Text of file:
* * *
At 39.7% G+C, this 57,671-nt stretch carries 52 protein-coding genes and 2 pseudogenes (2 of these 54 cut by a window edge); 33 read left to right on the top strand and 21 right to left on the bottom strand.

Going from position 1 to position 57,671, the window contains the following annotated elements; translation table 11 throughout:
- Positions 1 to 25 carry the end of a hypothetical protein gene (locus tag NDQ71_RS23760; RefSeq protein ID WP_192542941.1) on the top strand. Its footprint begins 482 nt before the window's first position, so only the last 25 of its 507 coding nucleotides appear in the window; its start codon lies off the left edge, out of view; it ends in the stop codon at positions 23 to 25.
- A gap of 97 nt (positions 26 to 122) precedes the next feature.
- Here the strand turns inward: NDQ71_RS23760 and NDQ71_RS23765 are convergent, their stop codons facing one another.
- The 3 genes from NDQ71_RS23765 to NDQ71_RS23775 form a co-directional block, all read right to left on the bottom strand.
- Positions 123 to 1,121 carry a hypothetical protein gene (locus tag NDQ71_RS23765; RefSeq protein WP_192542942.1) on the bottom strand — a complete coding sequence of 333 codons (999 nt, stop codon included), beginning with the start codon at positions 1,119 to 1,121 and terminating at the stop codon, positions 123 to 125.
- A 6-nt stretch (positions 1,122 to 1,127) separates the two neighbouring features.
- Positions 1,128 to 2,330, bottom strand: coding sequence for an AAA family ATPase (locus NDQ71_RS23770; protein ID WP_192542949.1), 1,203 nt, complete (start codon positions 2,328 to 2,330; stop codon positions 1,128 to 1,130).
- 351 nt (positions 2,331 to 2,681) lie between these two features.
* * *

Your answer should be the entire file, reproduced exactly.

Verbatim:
At 39.7% G+C, this 57,671-nt stretch carries 52 protein-coding genes and 2 pseudogenes (2 of these 54 cut by a window edge); 33 read left to right on the top strand and 21 right to left on the bottom strand.

Going from position 1 to position 57,671, the window contains the following annotated elements; translation table 11 throughout:
- Positions 1 to 25 carry the end of a hypothetical protein gene (locus tag NDQ71_RS23760; RefSeq protein ID WP_192542941.1) on the top strand. Its footprint begins 482 nt before the window's first position, so only the last 25 of its 507 coding nucleotides appear in the window; its start codon lies off the left edge, out of view; it ends in the stop codon at positions 23 to 25.
- A gap of 97 nt (positions 26 to 122) precedes the next feature.
- Here the strand turns inward: NDQ71_RS23760 and NDQ71_RS23765 are convergent, their stop codons facing one another.
- The 3 genes from NDQ71_RS23765 to NDQ71_RS23775 form a co-directional block, all read right to left on the bottom strand.
- Positions 123 to 1,121 carry a hypothetical protein gene (locus tag NDQ71_RS23765; RefSeq protein WP_192542942.1) on the bottom strand — a complete coding sequence of 333 codons (999 nt, stop codon included), beginning with the start codon at positions 1,119 to 1,121 and terminating at the stop codon, positions 123 to 125.
- A 6-nt stretch (positions 1,122 to 1,127) separates the two neighbouring features.
- Positions 1,128 to 2,330, bottom strand: coding sequence for an AAA family ATPase (locus NDQ71_RS23770; protein ID WP_192542949.1), 1,203 nt, complete (start codon positions 2,328 to 2,330; stop codon positions 1,128 to 1,130).
- 351 nt (positions 2,331 to 2,681) lie between these two features.